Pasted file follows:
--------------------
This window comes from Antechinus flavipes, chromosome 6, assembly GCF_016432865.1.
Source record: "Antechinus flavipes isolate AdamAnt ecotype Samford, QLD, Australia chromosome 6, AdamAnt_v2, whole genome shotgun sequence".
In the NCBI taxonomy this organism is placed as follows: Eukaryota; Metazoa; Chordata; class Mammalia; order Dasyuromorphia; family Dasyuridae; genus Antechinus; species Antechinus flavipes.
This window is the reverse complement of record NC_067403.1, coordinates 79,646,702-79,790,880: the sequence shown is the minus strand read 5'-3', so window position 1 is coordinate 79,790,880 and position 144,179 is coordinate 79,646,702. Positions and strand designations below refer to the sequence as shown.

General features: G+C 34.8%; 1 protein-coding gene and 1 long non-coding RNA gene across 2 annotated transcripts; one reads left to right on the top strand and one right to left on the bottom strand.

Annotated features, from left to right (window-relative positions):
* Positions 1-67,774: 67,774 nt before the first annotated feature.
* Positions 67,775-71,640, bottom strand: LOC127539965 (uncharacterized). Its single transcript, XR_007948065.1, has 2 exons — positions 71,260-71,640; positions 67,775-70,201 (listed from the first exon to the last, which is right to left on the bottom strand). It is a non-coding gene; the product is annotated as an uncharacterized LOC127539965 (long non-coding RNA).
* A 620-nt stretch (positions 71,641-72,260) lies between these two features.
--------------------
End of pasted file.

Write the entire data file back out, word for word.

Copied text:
This window comes from Antechinus flavipes, chromosome 6, assembly GCF_016432865.1.
Source record: "Antechinus flavipes isolate AdamAnt ecotype Samford, QLD, Australia chromosome 6, AdamAnt_v2, whole genome shotgun sequence".
In the NCBI taxonomy this organism is placed as follows: Eukaryota; Metazoa; Chordata; class Mammalia; order Dasyuromorphia; family Dasyuridae; genus Antechinus; species Antechinus flavipes.
This window is the reverse complement of record NC_067403.1, coordinates 79,646,702-79,790,880: the sequence shown is the minus strand read 5'-3', so window position 1 is coordinate 79,790,880 and position 144,179 is coordinate 79,646,702. Positions and strand designations below refer to the sequence as shown.

General features: G+C 34.8%; 1 protein-coding gene and 1 long non-coding RNA gene across 2 annotated transcripts; one reads left to right on the top strand and one right to left on the bottom strand.

Annotated features, from left to right (window-relative positions):
* Positions 1-67,774: 67,774 nt before the first annotated feature.
* Positions 67,775-71,640, bottom strand: LOC127539965 (uncharacterized). Its single transcript, XR_007948065.1, has 2 exons — positions 71,260-71,640; positions 67,775-70,201 (listed from the first exon to the last, which is right to left on the bottom strand). It is a non-coding gene; the product is annotated as an uncharacterized LOC127539965 (long non-coding RNA).
* A 620-nt stretch (positions 71,641-72,260) lies between these two features.